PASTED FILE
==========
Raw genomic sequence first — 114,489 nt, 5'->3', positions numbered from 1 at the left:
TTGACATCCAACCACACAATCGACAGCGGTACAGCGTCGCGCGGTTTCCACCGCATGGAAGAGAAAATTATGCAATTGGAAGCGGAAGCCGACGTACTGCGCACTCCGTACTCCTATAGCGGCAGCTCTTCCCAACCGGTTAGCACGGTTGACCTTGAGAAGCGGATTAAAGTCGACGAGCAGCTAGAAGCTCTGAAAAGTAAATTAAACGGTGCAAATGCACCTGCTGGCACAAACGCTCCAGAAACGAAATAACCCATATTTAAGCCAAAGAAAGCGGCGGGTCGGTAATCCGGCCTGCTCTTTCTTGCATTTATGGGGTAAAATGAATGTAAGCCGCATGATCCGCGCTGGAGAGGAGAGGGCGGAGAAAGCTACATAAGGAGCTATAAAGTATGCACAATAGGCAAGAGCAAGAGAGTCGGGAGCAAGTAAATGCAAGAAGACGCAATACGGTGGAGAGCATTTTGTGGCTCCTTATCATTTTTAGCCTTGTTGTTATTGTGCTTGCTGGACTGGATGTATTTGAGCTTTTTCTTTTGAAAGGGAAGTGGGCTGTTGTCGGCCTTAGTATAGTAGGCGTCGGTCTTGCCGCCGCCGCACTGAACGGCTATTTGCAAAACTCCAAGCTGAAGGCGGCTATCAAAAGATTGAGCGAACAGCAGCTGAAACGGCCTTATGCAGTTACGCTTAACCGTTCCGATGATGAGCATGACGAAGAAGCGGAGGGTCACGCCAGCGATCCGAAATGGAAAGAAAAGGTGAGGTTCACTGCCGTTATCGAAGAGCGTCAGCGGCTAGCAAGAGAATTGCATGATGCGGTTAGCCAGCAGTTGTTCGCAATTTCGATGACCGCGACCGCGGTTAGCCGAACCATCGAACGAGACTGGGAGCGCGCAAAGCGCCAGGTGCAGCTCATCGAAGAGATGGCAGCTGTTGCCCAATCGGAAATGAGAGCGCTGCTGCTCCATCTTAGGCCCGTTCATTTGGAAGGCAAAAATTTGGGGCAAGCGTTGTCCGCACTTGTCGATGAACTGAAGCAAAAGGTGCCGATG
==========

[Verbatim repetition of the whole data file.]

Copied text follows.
Raw genomic sequence first — 114,489 nt, 5'->3', positions numbered from 1 at the left:
TTGACATCCAACCACACAATCGACAGCGGTACAGCGTCGCGCGGTTTCCACCGCATGGAAGAGAAAATTATGCAATTGGAAGCGGAAGCCGACGTACTGCGCACTCCGTACTCCTATAGCGGCAGCTCTTCCCAACCGGTTAGCACGGTTGACCTTGAGAAGCGGATTAAAGTCGACGAGCAGCTAGAAGCTCTGAAAAGTAAATTAAACGGTGCAAATGCACCTGCTGGCACAAACGCTCCAGAAACGAAATAACCCATATTTAAGCCAAAGAAAGCGGCGGGTCGGTAATCCGGCCTGCTCTTTCTTGCATTTATGGGGTAAAATGAATGTAAGCCGCATGATCCGCGCTGGAGAGGAGAGGGCGGAGAAAGCTACATAAGGAGCTATAAAGTATGCACAATAGGCAAGAGCAAGAGAGTCGGGAGCAAGTAAATGCAAGAAGACGCAATACGGTGGAGAGCATTTTGTGGCTCCTTATCATTTTTAGCCTTGTTGTTATTGTGCTTGCTGGACTGGATGTATTTGAGCTTTTTCTTTTGAAAGGGAAGTGGGCTGTTGTCGGCCTTAGTATAGTAGGCGTCGGTCTTGCCGCCGCCGCACTGAACGGCTATTTGCAAAACTCCAAGCTGAAGGCGGCTATCAAAAGATTGAGCGAACAGCAGCTGAAACGGCCTTATGCAGTTACGCTTAACCGTTCCGATGATGAGCATGACGAAGAAGCGGAGGGTCACGCCAGCGATCCGAAATGGAAAGAAAAGGTGAGGTTCACTGCCGTTATCGAAGAGCGTCAGCGGCTAGCAAGAGAATTGCATGATGCGGTTAGCCAGCAGTTGTTCGCAATTTCGATGACCGCGACCGCGGTTAGCCGAACCATCGAACGAGACTGGGAGCGCGCAAAGCGCCAGGTGCAGCTCATCGAAGAGATGGCAGCTGTTGCCCAATCGGAAATGAGAGCGCTGCTGCTCCATCTTAGGCCCGTTCATTTGGAAGGCAAAAATTTGGGGCAAGCGTTGTCCGCACTTGTCGATGAACTGAAGCAAAAGGTGCCGATG